That should mean more than simply celebrating individual achievements, believes Shama Mall of the CHS Alliance, an organisation which promotes the Core Humanitarian Standard on Quality and Accountability.external link

Women humanitarians are essential for an effective response,

she points out.

We gain access to the most vulnerable in a crisis: women, children, older people.

At the same time however, women aid workers can face mistrust, even from their own communities, if their work is seen to cross cultural or societal barriers.

I remember during the 2005 South Asia Earthquake response it was so difficult to access the women living in some of the more conservative and remote communities in North Pakistan,

says Shama Mall.

We had to negotiate with male community leaders before we could meet the women. Fearful of the changing cultural norms, communities can view women humanitarians as a threat.

‘Practice what we preach’

Shama believes aid agencies have an as-yet largely unmet responsibility to address the specific challenges women face when carrying out humanitarian work.

But she adds, the employment practices of those same aid agencies sometimes still perpetuate gender imbalance:

As humanitarian and development personnel, we strive to support and empower marginalised groups, including women, to secure their basic rights.

Yet as female employees in the sector we know we can be treated differently, stereotyped, pigeonholed. We still don’t see gender-balanced humanitarian responses.

Time then, she believes, for the humanitarian community to look inwards, and consider

why we do not apply the same rules and standards within our organisations that we externally promote? We need to practice what we preach.

Erosion of principles?

But as the humanitarian community unites on August 19 to honour aid workers, and the role of women aid workers in particular, there is another nagging worry.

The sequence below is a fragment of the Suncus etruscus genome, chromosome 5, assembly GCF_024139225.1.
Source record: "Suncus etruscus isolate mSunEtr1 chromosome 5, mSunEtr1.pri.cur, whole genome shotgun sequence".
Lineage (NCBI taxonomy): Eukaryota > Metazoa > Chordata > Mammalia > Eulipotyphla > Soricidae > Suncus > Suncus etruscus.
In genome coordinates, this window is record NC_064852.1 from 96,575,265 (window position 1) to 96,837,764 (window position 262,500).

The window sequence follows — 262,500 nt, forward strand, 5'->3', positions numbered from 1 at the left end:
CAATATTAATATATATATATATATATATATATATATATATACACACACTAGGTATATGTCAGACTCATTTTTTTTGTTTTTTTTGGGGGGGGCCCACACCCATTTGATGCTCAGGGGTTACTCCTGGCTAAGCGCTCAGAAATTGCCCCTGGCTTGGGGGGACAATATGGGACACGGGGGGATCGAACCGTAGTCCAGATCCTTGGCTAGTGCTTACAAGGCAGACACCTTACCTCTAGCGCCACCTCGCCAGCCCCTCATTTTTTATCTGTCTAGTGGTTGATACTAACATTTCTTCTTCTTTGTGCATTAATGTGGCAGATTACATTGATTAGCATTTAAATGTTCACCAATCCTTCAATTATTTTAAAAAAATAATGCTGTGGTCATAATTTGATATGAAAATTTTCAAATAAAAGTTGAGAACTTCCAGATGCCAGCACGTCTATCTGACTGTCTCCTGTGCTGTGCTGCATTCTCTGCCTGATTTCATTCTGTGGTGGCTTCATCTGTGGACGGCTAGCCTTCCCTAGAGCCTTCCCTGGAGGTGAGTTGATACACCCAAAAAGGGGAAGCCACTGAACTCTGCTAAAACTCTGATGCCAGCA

Whatever aid agencies themselves do to increase safety, to raise awareness of the particular challenges for women, and the particular contributions made by them, there is still the fear that as attacks on aid workers increase, the space for humanitarian work is shrinking, fuelled by a lack of support for the principles which underpin such work.

2019 is also the 70th anniversary of the Geneva Conventions, a set of rules often violated, but nevertheless steadfastly supported for decades by world leaders, and viewed by many as irreversible.

But today, the Conventions, and the Universal Declaration on Human Rights, do not get such vocal backing from government leaders. Instead the focus is on putting national interests first, on protecting borders. So much so that some organisations in the US and Europe even face prosecution for helping migrants and asylum seekers.

This ‘criminalisation of aid’ could, Jemilah Mahmood of the Red Cross fears, have serious implications for the safety of humanitarian work.

When aid is criminalised, and there is politicisation of humanitarian assistance, of course it will have implications for security and safety,

she says.

Those implications are: more restrictions on how and where aid workers can operate, less respect and understanding for the crucial role they play in conflict and crisis, and perhaps even more attacks and deaths.

A tragedy not just for humanitarians, but for humanity.

Imogen Foulkes is originally from Scotland, and began her career with Scottish television, before moving to swissinfo’s predecessor Swiss Radio International. She has been the BBC’s Geneva and Switzerland Correspondent since 2004. Her assignments have taken her from an ICRC medical mission in Colombia, to UN human rights promotion in Tunisia, to UN support for elderly refugees in Serbia. And, from the heart of the new Gotthard tunnel on opening day, to the tops of Switzerland’s shrinking glaciers.


You can follow Imogen Foulkes on twitter at @imogenfoulkes, and send her questions and suggestions for UN topics.